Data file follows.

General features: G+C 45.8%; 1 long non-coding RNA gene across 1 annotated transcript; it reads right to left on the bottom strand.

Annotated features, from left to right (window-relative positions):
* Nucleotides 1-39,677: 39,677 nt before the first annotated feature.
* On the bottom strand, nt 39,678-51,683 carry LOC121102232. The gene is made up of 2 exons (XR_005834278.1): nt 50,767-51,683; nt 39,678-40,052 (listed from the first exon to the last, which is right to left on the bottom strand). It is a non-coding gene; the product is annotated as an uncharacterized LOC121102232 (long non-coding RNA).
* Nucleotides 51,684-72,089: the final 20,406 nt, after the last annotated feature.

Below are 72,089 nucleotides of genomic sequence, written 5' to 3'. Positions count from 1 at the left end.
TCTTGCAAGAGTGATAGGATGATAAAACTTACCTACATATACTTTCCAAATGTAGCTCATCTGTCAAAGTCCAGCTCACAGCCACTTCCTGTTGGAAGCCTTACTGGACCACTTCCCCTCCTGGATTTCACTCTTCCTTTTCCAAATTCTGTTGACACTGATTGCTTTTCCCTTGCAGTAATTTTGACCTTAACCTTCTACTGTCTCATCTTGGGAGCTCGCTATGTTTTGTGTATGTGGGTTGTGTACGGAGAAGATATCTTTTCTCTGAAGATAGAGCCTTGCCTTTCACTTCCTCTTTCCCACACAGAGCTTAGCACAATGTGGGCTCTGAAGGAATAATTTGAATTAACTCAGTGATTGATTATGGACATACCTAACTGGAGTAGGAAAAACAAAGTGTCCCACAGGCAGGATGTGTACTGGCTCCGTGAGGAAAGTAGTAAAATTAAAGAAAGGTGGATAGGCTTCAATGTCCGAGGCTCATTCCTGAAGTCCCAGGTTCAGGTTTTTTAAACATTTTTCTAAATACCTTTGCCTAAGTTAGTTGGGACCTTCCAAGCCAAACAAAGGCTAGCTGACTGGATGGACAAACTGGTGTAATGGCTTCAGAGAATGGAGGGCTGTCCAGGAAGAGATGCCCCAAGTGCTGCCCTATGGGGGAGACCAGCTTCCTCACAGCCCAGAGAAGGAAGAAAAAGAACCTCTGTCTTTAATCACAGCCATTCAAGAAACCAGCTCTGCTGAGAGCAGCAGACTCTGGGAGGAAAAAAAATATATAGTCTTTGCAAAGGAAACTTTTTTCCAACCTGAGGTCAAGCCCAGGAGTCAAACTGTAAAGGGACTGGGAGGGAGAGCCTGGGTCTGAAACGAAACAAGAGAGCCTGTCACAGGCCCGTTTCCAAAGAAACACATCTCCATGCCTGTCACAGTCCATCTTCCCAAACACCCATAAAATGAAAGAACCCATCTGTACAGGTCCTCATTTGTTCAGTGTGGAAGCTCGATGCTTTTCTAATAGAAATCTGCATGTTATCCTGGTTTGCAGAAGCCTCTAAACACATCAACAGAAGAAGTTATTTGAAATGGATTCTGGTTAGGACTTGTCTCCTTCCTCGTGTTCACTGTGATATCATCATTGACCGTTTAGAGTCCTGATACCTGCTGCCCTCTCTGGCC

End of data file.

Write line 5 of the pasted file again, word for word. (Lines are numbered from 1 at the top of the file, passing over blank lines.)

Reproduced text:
* Nucleotides 51,684-72,089: the final 20,406 nt, after the last annotated feature.